Barbara A. Burleigh

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Mammalian cell invasion by the protozoan parasite, Trypanosoma cruzi, is facilitated by the activation of host cell phosphatidylinositol 3 (PI 3)-kinases. We demonstrate that the well-characterized Ca2+-regulated lysosome-mediated parasite entry pathway is abolished by wortmannin pretreatment. In addition, we have characterized a novel route of T. cruzi(More)
Cardiac hypertrophy is a common response to injury and hemodynamic stress and an important harbinger of heart failure and death. Herein, we identify the Kruppel-like factor 15 (KLF15) as an inhibitor of cardiac hypertrophy. Myocardial expression of KLF15 is reduced in rodent models of hypertrophy and in biopsy samples from patients with pressure-overload(More)
An early event in the Trypanosoma cruzi cell invasion process, the recruitment of host lysosomes, led us to investigate the involvement of signal transduction. Infective trypomastigotes were found to contain a soluble Ca2+-signaling activity for mammalian cells that is sensitive to protease inhibitors. Inhibitor and substrate utilization profiles were used(More)
IFN-γ is a major cytokine that mediates resistance against the intracellular parasite Toxoplasma gondii. The p65 guanylate-binding proteins (GBPs) are strongly induced by IFN-γ. We studied the behavior of murine GBP1 (mGBP1) upon infection with T. gondii in vitro and confirmed that IFN-γ-dependent re-localization of mGBP1 to the parasitophorous vacuole (PV)(More)
Trypanosoma cruzi, the protozoan parasite that causes Chagas' disease in humans, is capable of invading and replicating within a wide variety of nucleated mammalian cell types. Host cell invasion by infective T. cruzi trypomastigotes is governed by parasite-triggered activation of host cell signaling pathways. Recent studies highlighting a role for host(More)
Mammalian cell invasion by the protozoan pathogen Trypanosoma cruzi is critical to its survival in the host. To promote its entry into a wide variety of non-professional phagocytic cells, infective trypomastigotes exploit an arsenal of heterogenous surface glycoproteins, secreted proteases and signalling agonists to actively manipulate multiple host cell(More)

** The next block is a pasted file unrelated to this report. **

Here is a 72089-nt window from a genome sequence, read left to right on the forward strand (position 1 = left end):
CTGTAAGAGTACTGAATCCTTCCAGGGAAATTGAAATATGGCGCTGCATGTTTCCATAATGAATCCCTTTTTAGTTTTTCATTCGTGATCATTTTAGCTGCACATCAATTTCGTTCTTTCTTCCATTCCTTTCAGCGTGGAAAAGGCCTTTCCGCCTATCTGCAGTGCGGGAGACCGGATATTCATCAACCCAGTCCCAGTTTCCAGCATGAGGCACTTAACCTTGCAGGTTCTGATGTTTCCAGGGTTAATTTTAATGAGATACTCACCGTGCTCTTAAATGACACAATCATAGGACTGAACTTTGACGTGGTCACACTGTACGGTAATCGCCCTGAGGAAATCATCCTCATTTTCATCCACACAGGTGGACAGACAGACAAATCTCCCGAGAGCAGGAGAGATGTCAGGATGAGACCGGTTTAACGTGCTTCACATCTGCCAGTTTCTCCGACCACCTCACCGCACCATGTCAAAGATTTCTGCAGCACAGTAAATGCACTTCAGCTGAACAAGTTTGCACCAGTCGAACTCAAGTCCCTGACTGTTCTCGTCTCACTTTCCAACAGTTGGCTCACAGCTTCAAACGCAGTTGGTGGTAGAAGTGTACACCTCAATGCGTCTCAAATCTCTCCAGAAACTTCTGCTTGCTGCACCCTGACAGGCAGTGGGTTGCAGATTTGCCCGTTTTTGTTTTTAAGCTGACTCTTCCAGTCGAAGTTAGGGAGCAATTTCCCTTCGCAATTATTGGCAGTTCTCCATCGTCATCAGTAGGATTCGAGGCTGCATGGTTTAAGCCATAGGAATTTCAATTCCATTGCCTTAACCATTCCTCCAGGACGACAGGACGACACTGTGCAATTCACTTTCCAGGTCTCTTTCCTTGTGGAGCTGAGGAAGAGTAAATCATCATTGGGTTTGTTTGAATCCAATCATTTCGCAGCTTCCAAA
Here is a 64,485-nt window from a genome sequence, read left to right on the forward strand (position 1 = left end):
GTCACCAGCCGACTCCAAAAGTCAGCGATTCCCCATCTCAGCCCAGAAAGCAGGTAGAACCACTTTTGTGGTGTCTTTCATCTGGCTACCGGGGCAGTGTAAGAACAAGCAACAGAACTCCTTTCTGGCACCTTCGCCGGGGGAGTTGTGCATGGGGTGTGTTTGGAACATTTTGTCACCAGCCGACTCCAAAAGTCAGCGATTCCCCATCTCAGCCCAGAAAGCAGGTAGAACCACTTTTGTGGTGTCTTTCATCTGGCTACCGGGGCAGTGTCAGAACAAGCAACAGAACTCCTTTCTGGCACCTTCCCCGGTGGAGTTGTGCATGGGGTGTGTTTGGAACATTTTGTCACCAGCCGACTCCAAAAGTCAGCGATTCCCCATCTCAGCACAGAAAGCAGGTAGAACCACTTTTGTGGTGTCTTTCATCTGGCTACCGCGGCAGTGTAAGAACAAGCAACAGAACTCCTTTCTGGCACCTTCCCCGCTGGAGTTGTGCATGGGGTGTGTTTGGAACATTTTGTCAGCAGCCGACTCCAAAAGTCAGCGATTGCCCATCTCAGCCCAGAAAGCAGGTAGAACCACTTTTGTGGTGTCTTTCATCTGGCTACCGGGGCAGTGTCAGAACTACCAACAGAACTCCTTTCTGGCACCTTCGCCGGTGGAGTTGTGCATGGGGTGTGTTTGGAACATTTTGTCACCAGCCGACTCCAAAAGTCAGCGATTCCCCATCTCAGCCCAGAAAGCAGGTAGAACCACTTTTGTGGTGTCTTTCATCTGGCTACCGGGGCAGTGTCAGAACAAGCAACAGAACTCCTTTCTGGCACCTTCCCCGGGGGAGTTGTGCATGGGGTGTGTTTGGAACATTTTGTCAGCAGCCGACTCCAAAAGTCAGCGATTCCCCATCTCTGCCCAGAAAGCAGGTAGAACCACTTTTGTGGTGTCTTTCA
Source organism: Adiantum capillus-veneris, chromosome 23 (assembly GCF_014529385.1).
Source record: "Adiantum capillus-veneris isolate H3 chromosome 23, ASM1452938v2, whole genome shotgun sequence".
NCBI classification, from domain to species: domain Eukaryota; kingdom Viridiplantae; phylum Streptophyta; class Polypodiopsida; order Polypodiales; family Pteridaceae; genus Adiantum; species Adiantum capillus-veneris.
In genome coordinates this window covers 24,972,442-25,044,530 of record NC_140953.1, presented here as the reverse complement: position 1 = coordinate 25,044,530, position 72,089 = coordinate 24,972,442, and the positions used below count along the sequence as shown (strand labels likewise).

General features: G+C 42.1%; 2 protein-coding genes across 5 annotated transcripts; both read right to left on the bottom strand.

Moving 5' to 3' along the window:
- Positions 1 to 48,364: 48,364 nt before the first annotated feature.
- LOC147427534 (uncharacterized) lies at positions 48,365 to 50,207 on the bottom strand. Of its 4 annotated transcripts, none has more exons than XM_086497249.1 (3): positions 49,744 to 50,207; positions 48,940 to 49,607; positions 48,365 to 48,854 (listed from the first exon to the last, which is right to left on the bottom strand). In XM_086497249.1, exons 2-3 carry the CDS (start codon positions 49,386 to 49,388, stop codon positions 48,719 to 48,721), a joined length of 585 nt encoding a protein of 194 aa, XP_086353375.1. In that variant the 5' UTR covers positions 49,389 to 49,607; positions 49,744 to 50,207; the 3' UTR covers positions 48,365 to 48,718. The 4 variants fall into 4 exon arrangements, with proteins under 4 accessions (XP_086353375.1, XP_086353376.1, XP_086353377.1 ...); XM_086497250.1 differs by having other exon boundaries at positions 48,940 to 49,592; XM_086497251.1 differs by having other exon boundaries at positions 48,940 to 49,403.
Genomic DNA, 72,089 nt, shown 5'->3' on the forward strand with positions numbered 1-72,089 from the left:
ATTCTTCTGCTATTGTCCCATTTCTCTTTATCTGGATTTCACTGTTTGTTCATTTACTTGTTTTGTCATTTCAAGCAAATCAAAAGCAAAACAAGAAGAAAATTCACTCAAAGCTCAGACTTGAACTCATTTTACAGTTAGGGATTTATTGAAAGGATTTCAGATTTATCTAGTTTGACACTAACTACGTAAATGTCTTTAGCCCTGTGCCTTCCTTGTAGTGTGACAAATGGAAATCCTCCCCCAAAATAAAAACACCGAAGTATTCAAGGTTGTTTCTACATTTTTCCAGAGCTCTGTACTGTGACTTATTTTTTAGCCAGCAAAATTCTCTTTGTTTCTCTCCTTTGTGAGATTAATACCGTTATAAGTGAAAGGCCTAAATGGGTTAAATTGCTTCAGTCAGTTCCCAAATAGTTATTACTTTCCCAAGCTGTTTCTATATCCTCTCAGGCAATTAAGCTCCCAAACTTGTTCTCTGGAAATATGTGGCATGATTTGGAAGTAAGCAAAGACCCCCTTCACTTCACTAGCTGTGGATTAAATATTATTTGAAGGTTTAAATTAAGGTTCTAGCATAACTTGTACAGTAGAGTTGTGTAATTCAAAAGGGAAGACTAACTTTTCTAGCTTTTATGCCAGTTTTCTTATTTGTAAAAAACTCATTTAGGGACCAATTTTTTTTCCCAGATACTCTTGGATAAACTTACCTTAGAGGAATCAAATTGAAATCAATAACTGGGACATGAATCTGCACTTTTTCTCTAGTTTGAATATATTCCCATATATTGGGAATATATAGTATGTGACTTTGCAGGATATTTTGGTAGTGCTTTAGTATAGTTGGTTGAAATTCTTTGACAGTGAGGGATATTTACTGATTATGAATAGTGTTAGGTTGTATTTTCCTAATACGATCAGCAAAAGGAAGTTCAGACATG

Trypomastigotes, the infective stages of the intracellular parasite Trypanosoma cruzi, induce rapid and repetitive cytosolic free Ca2+ transients in fibroblasts. Buffering or depletion of intracellular free Ca2+ inhibits cell entry by trypomastigotes, indicating a role for this signaling event in invasion. We show here that the majority of the(More)
An early event in the Trypanosoma cruzi cell invasion process, the recruitment of host lysosomes, led us to investigate the involvement of signal transduction. Infective trypomastigotes were found to contain a soluble Ca 2 1 -signaling activity for mammalian cells that is sensitive to protease inhibitors. Inhibitor and substrate utilization profiles were(More)
The protozoan parasite Trypanosoma cruzi must enter cells of its vertebrate host in order to replicate. Once this is accomplished, the infective trypomastigotes can invade many different cell types from several host species. This observation is in agreement with the parasite's wide natural host range. Studies performed with cultured mammalian cells in vitro(More)
Trypanosoma cruzi, the intracellular protozoan parasite that causes Chagasic cardiomyopathy, elicits a robust hypertrophic response in isolated cardiomyocytes. Previous studies established that T. cruzi-elicited cardiomyocyte hypertrophy is mediated by interleukin-1beta produced by infected cardiomyocyte cultures. Here, we define key upstream signaling(More)